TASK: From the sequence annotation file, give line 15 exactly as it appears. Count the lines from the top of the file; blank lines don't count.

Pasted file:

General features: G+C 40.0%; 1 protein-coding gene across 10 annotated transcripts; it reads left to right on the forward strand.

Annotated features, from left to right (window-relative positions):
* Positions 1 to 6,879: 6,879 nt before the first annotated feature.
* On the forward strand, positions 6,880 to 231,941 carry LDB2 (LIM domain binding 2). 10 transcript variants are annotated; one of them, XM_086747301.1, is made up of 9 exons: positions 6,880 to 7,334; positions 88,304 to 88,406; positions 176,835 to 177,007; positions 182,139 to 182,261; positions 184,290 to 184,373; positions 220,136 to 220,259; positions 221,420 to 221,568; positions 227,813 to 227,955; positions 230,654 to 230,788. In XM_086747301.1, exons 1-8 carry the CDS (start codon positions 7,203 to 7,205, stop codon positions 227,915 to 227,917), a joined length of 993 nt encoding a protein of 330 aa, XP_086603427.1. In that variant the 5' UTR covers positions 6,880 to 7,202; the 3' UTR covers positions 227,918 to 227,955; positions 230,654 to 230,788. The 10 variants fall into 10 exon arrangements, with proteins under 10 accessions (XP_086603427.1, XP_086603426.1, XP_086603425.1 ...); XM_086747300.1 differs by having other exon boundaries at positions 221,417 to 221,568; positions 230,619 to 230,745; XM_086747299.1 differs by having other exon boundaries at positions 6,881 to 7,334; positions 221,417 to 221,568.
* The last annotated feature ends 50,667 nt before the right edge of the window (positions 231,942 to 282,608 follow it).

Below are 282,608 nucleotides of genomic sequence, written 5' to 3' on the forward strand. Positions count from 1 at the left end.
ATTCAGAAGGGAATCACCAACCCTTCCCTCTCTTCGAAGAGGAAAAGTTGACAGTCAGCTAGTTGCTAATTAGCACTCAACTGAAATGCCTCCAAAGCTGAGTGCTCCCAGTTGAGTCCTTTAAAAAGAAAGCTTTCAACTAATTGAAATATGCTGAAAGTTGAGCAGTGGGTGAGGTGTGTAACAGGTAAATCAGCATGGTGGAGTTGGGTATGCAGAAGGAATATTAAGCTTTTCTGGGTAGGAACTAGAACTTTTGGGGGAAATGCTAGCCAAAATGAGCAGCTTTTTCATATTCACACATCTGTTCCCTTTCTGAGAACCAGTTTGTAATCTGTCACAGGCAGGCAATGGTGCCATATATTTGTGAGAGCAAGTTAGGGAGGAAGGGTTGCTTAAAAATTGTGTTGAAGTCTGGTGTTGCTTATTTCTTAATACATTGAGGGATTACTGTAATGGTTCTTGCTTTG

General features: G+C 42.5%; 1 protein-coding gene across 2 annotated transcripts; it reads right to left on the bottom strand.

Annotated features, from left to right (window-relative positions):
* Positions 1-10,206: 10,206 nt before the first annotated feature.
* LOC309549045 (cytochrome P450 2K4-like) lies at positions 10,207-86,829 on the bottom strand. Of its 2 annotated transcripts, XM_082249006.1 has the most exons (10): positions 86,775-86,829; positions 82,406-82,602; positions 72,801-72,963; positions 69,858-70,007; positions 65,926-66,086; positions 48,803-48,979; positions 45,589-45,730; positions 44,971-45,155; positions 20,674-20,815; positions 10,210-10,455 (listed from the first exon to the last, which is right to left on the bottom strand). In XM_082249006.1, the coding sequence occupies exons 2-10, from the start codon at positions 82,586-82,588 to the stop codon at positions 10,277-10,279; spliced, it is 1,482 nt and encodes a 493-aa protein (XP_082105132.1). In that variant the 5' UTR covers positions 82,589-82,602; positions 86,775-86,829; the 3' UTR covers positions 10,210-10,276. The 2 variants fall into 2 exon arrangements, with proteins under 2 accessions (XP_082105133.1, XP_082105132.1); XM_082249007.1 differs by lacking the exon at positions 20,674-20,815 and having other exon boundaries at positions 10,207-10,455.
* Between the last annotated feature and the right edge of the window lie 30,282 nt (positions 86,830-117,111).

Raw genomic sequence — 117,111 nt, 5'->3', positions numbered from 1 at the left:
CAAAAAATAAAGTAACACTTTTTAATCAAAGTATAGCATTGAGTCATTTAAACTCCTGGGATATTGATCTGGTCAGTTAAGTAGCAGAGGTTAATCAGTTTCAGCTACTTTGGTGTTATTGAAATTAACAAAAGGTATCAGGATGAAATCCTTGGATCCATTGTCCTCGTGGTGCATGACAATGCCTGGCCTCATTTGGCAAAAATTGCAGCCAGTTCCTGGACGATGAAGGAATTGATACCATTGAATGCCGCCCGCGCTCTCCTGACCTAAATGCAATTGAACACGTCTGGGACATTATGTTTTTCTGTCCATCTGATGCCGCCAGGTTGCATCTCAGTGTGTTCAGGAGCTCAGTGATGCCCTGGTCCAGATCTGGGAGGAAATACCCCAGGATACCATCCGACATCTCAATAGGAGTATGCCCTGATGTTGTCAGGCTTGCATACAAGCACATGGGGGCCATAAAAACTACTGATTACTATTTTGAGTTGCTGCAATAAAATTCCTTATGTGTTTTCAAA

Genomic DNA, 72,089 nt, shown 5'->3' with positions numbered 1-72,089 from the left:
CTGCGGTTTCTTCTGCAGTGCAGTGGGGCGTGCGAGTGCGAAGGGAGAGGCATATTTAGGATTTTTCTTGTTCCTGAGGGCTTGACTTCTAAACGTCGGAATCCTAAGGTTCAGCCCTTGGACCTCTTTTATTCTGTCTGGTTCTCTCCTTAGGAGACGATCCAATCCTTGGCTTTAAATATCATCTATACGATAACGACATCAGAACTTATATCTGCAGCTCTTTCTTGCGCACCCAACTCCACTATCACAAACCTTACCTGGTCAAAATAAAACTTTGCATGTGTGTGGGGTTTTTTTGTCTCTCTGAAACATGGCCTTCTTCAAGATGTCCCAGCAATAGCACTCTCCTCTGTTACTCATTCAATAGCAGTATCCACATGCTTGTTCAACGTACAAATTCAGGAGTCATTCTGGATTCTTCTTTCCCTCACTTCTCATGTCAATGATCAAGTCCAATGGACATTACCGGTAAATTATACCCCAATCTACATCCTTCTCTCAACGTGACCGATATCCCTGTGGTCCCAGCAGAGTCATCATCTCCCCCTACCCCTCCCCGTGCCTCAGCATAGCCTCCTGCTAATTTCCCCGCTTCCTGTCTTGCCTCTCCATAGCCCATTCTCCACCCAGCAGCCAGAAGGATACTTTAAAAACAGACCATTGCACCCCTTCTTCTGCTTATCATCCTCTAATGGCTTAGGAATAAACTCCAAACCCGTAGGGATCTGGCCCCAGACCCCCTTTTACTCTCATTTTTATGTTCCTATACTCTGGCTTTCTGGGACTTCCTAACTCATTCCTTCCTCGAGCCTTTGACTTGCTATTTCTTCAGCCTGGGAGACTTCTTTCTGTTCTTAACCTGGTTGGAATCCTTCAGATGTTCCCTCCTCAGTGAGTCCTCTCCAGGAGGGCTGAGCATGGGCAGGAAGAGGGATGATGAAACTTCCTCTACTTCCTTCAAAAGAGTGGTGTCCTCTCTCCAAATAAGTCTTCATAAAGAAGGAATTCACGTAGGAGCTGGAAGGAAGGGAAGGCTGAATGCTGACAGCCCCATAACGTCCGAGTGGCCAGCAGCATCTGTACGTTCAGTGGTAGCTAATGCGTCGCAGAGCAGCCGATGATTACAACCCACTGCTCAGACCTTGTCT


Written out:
Genomic DNA, 72,089 nt, shown 5'->3' with positions numbered 1-72,089 from the left: